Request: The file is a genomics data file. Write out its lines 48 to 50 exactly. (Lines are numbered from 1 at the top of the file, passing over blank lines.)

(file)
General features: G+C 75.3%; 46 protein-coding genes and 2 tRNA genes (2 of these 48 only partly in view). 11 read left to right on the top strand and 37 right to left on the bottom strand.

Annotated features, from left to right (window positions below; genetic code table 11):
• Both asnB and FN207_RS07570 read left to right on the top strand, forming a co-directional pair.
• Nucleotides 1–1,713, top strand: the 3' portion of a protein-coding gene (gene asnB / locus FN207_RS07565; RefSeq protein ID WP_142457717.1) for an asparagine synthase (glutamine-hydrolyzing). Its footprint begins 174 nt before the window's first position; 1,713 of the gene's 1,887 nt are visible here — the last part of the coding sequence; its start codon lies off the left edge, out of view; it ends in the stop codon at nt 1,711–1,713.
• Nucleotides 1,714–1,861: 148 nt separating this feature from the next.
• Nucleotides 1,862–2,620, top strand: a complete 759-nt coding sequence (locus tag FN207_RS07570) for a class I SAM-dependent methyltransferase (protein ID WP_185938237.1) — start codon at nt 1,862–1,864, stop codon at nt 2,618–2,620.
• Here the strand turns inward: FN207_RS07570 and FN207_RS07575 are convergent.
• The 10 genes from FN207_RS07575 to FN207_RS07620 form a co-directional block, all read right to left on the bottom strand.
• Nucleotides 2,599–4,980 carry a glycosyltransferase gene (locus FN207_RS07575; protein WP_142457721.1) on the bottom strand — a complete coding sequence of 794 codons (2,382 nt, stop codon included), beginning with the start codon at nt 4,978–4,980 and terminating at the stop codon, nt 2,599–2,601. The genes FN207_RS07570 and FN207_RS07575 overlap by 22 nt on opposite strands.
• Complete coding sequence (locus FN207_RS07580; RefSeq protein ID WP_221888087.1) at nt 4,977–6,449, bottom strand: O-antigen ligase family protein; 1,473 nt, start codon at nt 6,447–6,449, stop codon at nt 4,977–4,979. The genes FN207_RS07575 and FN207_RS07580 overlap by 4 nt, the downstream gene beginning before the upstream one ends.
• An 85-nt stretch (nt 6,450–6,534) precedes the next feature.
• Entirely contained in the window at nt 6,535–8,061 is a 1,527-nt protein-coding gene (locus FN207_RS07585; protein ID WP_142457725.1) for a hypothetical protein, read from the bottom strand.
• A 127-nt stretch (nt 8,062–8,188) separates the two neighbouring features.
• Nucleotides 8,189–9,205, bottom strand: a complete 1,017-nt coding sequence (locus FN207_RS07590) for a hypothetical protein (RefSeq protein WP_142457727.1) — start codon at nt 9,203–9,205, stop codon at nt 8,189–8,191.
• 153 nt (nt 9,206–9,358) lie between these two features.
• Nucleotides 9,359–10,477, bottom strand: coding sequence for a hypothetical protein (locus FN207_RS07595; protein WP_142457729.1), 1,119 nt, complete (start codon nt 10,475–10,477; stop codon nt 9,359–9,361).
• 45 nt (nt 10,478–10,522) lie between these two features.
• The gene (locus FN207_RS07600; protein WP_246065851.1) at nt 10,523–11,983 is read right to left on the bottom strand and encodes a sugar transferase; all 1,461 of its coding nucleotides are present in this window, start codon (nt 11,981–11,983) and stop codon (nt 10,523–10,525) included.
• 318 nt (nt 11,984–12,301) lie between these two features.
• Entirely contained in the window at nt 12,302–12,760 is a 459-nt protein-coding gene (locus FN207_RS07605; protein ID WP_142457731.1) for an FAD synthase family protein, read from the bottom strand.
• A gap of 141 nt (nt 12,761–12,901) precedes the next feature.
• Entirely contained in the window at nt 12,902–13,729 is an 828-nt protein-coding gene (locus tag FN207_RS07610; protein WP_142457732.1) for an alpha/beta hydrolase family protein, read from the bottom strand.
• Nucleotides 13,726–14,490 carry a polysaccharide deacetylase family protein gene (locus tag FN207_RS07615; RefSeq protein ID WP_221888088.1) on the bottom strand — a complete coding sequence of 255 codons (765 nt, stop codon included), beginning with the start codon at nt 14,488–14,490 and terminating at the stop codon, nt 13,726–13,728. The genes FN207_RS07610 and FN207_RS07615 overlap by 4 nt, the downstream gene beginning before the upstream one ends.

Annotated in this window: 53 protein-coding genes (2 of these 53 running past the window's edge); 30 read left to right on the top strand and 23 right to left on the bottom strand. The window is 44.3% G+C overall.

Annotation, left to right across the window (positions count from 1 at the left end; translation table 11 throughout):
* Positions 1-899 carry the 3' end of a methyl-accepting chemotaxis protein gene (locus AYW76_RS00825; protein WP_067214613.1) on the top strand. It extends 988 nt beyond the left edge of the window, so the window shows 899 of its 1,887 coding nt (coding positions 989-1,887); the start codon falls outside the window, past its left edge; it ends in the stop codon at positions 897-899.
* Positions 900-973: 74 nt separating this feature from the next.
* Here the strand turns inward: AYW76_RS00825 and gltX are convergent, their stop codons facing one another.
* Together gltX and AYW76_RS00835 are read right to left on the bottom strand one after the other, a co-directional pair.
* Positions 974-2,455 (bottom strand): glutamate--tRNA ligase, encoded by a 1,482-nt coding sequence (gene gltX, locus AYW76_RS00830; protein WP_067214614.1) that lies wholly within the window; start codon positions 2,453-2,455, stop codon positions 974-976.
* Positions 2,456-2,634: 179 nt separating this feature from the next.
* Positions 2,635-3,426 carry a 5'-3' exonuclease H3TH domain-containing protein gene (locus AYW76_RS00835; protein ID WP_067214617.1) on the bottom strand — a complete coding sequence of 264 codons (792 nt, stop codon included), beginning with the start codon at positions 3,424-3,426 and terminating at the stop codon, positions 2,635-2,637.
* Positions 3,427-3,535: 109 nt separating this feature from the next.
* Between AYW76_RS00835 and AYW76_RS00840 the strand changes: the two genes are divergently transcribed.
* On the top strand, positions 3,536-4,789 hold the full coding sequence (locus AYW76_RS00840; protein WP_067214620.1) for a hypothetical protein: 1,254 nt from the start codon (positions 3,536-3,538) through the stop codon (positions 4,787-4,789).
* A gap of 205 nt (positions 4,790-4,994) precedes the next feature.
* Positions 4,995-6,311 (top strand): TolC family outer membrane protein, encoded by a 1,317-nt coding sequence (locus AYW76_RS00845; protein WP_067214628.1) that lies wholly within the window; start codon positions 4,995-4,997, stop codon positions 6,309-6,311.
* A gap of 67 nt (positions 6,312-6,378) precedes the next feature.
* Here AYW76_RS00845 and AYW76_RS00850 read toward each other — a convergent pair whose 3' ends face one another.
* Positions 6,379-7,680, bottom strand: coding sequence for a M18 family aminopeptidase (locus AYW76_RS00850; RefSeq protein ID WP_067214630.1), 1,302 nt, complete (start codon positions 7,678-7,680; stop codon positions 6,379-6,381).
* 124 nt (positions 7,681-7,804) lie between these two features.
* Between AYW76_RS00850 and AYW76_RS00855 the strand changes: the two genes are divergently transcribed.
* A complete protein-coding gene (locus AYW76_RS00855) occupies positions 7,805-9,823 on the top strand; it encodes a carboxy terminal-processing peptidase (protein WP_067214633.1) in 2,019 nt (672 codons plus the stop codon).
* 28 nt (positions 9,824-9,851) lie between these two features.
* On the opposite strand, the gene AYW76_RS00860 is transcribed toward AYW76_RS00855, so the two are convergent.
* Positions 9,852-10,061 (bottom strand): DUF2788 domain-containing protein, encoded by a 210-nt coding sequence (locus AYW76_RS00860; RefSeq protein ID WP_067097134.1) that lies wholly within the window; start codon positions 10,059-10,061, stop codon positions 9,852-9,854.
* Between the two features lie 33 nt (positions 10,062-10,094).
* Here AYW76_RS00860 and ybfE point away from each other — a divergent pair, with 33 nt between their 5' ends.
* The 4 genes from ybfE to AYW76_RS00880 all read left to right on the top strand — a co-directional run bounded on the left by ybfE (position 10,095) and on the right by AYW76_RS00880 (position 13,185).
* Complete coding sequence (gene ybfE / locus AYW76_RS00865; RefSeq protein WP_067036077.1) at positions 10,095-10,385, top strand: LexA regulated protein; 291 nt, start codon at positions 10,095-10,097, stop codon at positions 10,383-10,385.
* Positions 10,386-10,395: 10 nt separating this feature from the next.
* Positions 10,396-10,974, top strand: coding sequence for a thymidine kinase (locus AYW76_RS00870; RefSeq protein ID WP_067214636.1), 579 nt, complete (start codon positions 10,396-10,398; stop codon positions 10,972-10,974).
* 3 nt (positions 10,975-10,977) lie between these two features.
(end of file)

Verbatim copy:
* Here AYW76_RS00860 and ybfE point away from each other — a divergent pair, with 33 nt between their 5' ends.
* The 4 genes from ybfE to AYW76_RS00880 all read left to right on the top strand — a co-directional run bounded on the left by ybfE (position 10,095) and on the right by AYW76_RS00880 (position 13,185).
* Complete coding sequence (gene ybfE / locus AYW76_RS00865; RefSeq protein WP_067036077.1) at positions 10,095-10,385, top strand: LexA regulated protein; 291 nt, start codon at positions 10,095-10,097, stop codon at positions 10,383-10,385.